2.1.1 The Model of a Generic Constraint Solver

This section describes how to implement constraint systems from scratch. First we will explain the underlying concepts in an informal way and try to draw a big picture of the implementation.

Constraint propagation takes place in a computation space which consists of the constraint store and propagators associated with the constraint store. The constraint store holds variables that either refer to values (i. e., are bound resp. determined) or are unbound. But there may already be some information about the value an unbound variable will later refer to. For example, it might be already known that a variable refers to an integer. We say the variable is constrained, here by a finite domain constraint. This information is stored right at the variable. To provide a generic scheme to associate self-defined constraints with a variable in the constraint store, such a variable has a pointer of type (OZ_Ct *), pointing to a constraint instance of the self-defined constraint system. That is done by defining new constraints as subclasses of OZ_Ct.

The main part of a propagator is its propagation routine. This routine fulfills mainly three tasks. First it retrieves the constraint from the constraint store. The class OZ_CtVar provides a generic interface for that task. Then the propagation algorithm generates new projections on the retrieved constraints. Finally the new constraints are written back to the constraint store. Usually a propagator parameter is shared between more than one propagator. Modifying a constraint in the constraint store may enable another propagators to generate new projections, hence when writing constraints to the store, propagators sharing parameters have to be notified. This is done by the appropriate member functions of OZ_CtVar but to decide what propagators to notify, the propagator has to memorize the constraints present in the constraint store before the propagation algorithm modified the store. The class OZ_CtProfile serves that purpose by providing a generic interface (used in OZ_CtVar) to store characteristic information of a constraint sufficient to derive which propagators have to be notified.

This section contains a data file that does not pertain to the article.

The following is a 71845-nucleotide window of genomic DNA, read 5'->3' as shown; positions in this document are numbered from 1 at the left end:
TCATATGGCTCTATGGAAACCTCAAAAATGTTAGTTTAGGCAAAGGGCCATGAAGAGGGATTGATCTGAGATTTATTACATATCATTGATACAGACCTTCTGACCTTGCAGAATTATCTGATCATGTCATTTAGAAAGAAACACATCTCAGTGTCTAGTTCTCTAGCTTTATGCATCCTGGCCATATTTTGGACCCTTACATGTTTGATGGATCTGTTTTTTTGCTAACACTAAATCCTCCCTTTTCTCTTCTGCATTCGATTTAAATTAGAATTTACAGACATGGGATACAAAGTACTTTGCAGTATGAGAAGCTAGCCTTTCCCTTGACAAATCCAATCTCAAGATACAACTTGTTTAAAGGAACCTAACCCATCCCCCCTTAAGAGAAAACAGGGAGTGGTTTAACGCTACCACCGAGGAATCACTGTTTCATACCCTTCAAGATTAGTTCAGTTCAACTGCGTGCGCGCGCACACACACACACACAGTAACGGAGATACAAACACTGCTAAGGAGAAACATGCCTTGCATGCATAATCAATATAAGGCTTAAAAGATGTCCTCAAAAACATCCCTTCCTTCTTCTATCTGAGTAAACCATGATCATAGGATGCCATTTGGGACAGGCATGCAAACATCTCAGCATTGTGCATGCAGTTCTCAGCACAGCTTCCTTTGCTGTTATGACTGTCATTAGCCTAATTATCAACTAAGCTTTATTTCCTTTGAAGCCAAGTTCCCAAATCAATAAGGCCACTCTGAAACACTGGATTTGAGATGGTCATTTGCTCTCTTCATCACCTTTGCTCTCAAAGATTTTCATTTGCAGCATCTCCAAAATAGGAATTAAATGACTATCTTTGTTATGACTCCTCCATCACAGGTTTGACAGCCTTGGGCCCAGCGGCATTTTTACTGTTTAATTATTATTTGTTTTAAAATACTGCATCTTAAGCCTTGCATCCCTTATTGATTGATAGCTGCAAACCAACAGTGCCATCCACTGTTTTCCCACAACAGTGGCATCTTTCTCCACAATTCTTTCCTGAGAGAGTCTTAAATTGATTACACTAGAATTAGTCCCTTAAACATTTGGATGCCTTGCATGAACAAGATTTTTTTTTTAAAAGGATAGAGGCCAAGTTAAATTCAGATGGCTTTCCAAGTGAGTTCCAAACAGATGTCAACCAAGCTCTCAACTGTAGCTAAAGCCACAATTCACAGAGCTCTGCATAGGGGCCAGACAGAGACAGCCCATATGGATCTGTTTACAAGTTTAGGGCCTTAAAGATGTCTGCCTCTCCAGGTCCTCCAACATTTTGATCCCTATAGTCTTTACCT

The notification of propagators is realized by wake-up lists associated with the constrained variable. Depending on the kind of constraint system there will be different events a propagator may want to be notified upon. For each event there is a wake-up list. The wake-up events of a constraint system are determined by an object of a subclass of OZ_CtDefinition. Hence, upon creation of a new constrained variable a reference of type OZ_CtDefinition * has to be passed to OZ_mkCtVariable() which takes care of creating variables with generic constraints.

The following sections explain in detail how a constraint system can be implemented using the provided abstractions briefly mentioned in this section.

Tobias Müller
Version 1.4.0 (20080702)